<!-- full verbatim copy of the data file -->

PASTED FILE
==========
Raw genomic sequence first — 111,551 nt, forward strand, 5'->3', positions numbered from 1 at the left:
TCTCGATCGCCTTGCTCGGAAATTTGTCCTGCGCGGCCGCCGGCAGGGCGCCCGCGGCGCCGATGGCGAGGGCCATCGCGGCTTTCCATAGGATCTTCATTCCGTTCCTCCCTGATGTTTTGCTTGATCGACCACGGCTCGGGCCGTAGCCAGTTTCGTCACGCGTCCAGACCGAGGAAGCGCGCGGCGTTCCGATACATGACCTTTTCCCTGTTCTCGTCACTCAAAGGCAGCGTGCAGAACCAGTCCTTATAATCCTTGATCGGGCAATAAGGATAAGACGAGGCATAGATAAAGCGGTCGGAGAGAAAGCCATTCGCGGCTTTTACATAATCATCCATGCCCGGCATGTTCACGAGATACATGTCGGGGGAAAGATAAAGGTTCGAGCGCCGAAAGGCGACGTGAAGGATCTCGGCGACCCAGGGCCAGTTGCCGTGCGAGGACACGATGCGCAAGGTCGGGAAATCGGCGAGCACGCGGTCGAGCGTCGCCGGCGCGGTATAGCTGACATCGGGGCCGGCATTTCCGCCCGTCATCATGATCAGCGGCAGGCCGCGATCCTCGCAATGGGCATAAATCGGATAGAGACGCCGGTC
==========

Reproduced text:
Raw genomic sequence first — 111,551 nt, forward strand, 5'->3', positions numbered from 1 at the left:
TCTCGATCGCCTTGCTCGGAAATTTGTCCTGCGCGGCCGCCGGCAGGGCGCCCGCGGCGCCGATGGCGAGGGCCATCGCGGCTTTCCATAGGATCTTCATTCCGTTCCTCCCTGATGTTTTGCTTGATCGACCACGGCTCGGGCCGTAGCCAGTTTCGTCACGCGTCCAGACCGAGGAAGCGCGCGGCGTTCCGATACATGACCTTTTCCCTGTTCTCGTCACTCAAAGGCAGCGTGCAGAACCAGTCCTTATAATCCTTGATCGGGCAATAAGGATAAGACGAGGCATAGATAAAGCGGTCGGAGAGAAAGCCATTCGCGGCTTTTACATAATCATCCATGCCCGGCATGTTCACGAGATACATGTCGGGGGAAAGATAAAGGTTCGAGCGCCGAAAGGCGACGTGAAGGATCTCGGCGACCCAGGGCCAGTTGCCGTGCGAGGACACGATGCGCAAGGTCGGGAAATCGGCGAGCACGCGGTCGAGCGTCGCCGGCGCGGTATAGCTGACATCGGGGCCGGCATTTCCGCCCGTCATCATGATCAGCGGCAGGCCGCGATCCTCGCAATGGGCATAAATCGGATAGAGACGCCGGTC